Need a great guarantee? There are lots of great guarantees – just get a few catalogs.
· Make sure your order card fits in the order envelope. You’ll only make this mistake once!
· Get free spec samples from the paper houses – make sure everything fits.
· Can you pre-address the order form or order card? This insures you’ll get your Priority Code number (for tracking).
· Include your company name and address on form – in case someone needs to know it!
Bottom Line: The order card should contain everything a customer needs to know about your offer, so they can order directly from the order form after they throw everything else out
· Check to make sure it FITS into the Reply Envelope again.
The Reply Envelope
Do you need this? Only if you want a reply!
· Order the envelope early – it usually has the longest delivery time.
· Checklist of what must be printed on envelope
“Order Form Enclosed”
“Payment or Credit Card information enclosed”
“Name and shipping address – no PO boxes, please.”
Everything else is secondary
· ”From” box in corner (customer fills in)
This is your second chance to make sure you have their name and address spelled correctly if you can’t make out their writing on the order form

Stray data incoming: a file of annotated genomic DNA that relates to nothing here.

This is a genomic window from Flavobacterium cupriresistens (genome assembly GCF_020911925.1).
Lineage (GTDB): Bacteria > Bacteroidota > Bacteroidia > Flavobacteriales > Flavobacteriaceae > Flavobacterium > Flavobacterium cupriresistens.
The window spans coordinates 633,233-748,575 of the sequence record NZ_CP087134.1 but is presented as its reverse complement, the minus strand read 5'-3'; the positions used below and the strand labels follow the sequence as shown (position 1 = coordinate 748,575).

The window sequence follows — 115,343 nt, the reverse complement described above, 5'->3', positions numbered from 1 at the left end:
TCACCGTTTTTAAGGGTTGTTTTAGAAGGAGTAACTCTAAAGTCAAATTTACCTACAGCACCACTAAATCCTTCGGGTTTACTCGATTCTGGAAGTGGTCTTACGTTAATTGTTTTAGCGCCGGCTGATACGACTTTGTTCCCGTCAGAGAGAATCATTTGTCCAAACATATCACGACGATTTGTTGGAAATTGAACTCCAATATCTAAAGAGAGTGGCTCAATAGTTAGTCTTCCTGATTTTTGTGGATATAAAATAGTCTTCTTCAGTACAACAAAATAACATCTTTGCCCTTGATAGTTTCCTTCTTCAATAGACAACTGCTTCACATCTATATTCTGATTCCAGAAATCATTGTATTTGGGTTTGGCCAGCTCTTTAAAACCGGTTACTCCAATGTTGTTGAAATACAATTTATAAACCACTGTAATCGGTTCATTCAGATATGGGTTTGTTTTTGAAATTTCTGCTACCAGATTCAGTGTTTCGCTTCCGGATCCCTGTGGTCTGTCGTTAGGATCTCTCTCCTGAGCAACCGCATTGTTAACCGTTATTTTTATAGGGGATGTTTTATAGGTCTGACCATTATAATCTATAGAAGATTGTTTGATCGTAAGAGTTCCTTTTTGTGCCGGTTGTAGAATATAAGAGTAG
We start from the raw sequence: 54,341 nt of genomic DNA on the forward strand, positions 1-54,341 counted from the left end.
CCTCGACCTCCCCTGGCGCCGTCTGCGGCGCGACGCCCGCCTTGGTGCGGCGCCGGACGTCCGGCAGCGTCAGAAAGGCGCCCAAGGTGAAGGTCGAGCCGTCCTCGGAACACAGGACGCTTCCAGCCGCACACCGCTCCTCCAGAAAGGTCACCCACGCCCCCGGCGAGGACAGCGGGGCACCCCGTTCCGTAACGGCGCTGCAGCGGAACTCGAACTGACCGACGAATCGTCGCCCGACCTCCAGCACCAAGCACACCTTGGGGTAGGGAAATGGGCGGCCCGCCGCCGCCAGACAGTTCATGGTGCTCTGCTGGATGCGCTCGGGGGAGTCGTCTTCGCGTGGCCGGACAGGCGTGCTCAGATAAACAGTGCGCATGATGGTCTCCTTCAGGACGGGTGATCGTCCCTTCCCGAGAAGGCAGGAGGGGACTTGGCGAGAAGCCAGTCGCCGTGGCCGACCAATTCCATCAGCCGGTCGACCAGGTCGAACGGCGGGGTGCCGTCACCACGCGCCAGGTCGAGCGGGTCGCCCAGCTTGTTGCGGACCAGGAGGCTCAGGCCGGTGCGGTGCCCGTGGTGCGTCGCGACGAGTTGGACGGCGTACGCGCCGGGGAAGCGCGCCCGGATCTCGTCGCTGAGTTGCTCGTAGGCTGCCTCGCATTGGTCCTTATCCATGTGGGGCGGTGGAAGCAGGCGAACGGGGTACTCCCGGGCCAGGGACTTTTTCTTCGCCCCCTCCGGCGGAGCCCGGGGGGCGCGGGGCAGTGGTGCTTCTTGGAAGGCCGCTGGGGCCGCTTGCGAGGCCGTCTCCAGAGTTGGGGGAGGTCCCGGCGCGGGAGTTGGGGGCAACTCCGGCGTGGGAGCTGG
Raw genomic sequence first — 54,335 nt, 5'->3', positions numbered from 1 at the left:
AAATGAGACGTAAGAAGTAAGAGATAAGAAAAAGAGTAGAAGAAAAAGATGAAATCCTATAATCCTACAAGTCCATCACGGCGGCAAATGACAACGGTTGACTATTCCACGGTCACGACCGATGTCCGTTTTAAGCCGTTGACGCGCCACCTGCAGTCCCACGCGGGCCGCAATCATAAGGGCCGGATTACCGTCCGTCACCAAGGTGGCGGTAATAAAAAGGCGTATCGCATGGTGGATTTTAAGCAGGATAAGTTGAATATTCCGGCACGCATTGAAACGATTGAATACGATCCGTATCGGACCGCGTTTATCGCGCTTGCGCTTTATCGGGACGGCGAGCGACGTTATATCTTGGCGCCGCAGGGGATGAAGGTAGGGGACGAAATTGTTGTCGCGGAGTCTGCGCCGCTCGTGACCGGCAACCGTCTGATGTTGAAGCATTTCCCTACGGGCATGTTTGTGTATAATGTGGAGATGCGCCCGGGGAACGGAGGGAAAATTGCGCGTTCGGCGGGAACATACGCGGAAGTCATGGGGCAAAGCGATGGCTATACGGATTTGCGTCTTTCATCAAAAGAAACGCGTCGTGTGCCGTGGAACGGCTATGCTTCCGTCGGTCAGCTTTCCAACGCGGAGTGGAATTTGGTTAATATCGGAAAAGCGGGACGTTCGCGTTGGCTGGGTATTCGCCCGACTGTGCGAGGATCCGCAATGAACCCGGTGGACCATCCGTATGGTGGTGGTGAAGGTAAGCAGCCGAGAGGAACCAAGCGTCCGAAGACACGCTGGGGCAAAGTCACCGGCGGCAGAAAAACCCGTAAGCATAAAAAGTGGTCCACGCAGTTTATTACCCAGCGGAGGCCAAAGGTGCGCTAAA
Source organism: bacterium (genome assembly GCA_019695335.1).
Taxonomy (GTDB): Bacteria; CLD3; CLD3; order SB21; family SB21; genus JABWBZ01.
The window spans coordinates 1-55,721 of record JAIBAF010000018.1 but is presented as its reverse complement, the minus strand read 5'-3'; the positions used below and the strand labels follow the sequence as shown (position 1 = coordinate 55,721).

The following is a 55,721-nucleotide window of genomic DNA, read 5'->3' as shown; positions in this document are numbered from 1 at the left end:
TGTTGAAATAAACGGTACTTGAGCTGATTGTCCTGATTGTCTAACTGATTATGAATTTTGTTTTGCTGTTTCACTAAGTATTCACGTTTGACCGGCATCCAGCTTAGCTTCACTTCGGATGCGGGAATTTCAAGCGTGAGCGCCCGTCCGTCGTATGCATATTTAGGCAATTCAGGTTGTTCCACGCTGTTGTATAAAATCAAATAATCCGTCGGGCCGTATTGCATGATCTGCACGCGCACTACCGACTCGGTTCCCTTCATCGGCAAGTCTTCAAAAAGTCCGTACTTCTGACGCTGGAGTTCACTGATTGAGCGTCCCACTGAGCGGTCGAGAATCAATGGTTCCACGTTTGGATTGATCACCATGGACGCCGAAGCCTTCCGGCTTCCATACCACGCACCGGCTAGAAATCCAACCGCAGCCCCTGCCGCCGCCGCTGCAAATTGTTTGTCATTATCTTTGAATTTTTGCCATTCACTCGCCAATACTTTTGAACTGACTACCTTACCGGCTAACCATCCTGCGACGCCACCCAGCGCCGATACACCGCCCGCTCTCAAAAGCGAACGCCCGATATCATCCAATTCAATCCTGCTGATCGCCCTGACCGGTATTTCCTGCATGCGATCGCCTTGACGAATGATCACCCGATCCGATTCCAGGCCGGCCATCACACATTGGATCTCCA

· Check blocks for
__Rush Order Enclose
__Entry (into contest) Enclosed
Separate these in early pre-processing before cashiering
· Use Special Colors – big blocks of it – or overall tint = Better Delivery!!!! I guarantee this will help if you’re PO BOX 13749602
Different tints can show different prices, different offers, different lists
· Include your phone number for questions (and orders)
When you get a question call, ask if you can take the order now. You’ll get $$faster, they’ll get their order faster – it will be a better experience, you’ll get more re-orders.
Does everything fit?
· Insert components in what order? Don’t let the mailhouse set the order, or which way each piece is facing.
· Is this a limited mailing of a personalized campaign? For best response here – place a live stamp on the reply envelope.
· Don’t forget on back of envelope to print “For Questions Or For Fastest Delivery Call Us TOLL FREE: 800-234-4332!”
Purpose: It’s designed to BRING CREDIBILITY TO THE LETTER